Five Years After Gulf Oil Spill, Texas A&M Researchers Looking For Answers

As the fifth anniversary of the Deepwater Horizon explosion in the Gulf of Mexico approaches, numerous Texas A&M University scientists are involved in some of the most advanced research in the world on various projects related to the worst oil spill in the history of the petroleum industry – one that they say may take many years to understand its long-range effects.

(From / by Texas A&M University) — They say their research could also help communities cope more effectively in the event of a similar incident in the future.

On April 20, 2010, the huge rig exploded in the Gulf, killing 11 people and releasing almost 5 million barrels – at least 210 million gallons – of oil for 87 days before being capped on Sept. 19.

Antonietta Quigg, professor and associate vice president for research and graduate studies at Texas A&M-Galveston, received a $7.2 million grant from the Gulf of Mexico Research Initiative to study the impacts of the oil on the Gulf ecosystem and public health. The grant is part of a $500 million fund established by British Petroleum to support research about the spill.

“One of our main goals is to study how hydrocarbons trigger production of substances that may protect organisms from the oil or contribute to the degradation of the oil, or both,” Quigg explains.
“This can help us understand the fate of the oil, such as how it degrades, disperses or its sedimentation once an oil spill occurs.
The information may help us establish better predictive models for future spills, and also improved risk assessment and management plans.”
As for long-term effects to marine life, Quigg says that extensive research is being done in this area, and “we are just now getting a better picture of what this may be. We do know that marine life from the smallest creatures to fish, turtles and whales may carry the consequences of the spill.”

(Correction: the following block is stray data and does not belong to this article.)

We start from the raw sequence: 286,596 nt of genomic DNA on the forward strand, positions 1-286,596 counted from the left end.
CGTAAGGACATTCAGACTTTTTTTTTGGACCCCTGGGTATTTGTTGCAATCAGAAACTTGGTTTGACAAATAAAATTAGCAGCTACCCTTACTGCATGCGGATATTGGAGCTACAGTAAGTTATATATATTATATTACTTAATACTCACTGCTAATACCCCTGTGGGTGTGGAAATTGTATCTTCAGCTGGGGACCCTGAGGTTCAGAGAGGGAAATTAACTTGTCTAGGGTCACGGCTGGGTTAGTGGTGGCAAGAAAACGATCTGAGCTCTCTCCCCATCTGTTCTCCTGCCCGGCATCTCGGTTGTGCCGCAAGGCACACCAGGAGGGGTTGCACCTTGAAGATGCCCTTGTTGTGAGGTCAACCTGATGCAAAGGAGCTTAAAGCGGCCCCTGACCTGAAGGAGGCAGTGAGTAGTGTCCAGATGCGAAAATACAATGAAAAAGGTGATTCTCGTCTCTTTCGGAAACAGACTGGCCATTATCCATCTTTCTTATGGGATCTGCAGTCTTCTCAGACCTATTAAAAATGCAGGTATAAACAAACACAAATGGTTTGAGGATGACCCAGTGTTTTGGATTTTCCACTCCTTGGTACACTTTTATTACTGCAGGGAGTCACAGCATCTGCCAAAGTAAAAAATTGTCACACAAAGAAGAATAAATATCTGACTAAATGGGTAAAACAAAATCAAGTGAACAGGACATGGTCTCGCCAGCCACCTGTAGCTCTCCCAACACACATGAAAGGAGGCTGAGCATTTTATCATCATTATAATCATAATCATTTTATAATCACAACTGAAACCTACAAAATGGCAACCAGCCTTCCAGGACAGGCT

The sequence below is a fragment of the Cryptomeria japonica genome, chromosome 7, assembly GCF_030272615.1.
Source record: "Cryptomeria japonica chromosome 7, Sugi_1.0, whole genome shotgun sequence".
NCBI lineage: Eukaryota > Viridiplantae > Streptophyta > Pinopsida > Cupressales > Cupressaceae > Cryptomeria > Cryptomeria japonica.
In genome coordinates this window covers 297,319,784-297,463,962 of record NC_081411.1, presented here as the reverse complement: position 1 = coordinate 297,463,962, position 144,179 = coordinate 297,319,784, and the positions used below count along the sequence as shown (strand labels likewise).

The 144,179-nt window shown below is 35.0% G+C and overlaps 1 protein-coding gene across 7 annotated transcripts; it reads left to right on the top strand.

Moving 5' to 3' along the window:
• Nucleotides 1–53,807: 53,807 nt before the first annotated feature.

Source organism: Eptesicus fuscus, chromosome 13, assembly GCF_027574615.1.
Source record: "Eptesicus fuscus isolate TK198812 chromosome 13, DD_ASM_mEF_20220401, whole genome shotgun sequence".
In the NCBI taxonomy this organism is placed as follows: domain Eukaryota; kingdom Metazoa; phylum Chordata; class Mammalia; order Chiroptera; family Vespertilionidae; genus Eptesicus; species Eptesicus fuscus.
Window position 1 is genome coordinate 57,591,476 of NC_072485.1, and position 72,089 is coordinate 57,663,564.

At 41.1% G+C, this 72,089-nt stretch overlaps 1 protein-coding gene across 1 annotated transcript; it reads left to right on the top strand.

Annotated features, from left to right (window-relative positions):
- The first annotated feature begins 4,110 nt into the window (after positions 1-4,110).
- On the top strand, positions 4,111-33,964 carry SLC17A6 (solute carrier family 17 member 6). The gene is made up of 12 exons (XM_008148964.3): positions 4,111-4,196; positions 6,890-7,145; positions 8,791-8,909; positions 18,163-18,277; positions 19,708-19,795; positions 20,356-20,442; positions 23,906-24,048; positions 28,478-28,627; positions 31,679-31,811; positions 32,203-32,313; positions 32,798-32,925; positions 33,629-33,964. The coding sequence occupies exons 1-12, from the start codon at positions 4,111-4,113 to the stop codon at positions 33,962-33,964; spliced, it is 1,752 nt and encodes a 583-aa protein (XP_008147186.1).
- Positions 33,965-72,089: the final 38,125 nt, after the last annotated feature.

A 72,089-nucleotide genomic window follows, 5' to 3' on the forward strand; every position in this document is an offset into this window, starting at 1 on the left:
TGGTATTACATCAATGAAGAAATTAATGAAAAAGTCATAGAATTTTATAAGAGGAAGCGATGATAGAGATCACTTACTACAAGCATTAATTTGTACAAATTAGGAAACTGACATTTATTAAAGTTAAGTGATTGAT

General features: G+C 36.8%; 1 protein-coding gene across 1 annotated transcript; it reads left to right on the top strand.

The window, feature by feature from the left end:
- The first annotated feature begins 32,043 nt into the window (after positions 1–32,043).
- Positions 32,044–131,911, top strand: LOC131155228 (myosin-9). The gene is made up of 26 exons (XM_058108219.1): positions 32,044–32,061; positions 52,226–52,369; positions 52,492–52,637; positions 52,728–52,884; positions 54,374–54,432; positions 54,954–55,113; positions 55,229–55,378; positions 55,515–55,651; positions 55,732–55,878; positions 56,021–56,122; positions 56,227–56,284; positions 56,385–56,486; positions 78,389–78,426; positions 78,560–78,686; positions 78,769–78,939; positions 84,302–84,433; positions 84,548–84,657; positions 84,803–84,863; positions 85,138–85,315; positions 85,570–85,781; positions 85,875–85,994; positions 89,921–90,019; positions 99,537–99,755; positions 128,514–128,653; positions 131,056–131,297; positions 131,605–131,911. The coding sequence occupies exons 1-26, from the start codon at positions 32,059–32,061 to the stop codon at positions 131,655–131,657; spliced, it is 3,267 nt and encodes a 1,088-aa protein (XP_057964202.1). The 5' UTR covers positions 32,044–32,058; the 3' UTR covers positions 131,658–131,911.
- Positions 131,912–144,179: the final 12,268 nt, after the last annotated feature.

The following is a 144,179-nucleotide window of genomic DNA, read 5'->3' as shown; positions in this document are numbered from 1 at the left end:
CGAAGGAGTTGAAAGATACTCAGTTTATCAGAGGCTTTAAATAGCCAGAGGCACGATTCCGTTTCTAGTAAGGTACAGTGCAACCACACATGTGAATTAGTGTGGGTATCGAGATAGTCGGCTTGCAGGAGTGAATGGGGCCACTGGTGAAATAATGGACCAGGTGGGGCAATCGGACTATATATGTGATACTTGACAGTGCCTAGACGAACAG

Also working with Quigg on the project are Texas A&M colleagues Peter Santschi (professor of marine science on the Galveston campus), and Tony Knap and Terry Wade (director and deputy director, Geochemical and Environmental Research Group, or GERG, in College Station).

Piers Chapman, professor of oceanography, heads a multi-university group that has been busy since the spill – they have made seven research cruises near the spill area and are about to head out again to study a natural gas seep. Their focus is studying oil in the water column and how and where it moves, and collecting samples for fellow oceanographer Shari Yvon-Lewis, who is examining the carbon system in the Gulf and how it has changed since the spill.
On the other ship is Scott Socolofsky of Texas A&M’s civil engineering faculty, who with the aid of a remotely operated vehicle, is looking at the bubble plumes produced by the seep and how these develop and disperse.

“We have developed models that we believe can follow an oil particle from its initial release until it ends up on the beach,” Chapman points out. “This includes such changes as dissolution, evaporation and dispersion within the water column as well as slick movement on the surface.
“To do this, we had to carry out a number of lab tests and field programs and these have given us a much better idea of how fast the Gulf of Mexico material mixes around.”
Working with Chapman is oceanographer Steve DiMarco, who has been studying the physical transport of water and material in the region of the spill. He and his group recently completed a unique experiment using dye as a “tracer” to determine how fast dissolved and particulate material move around in the Gulf.

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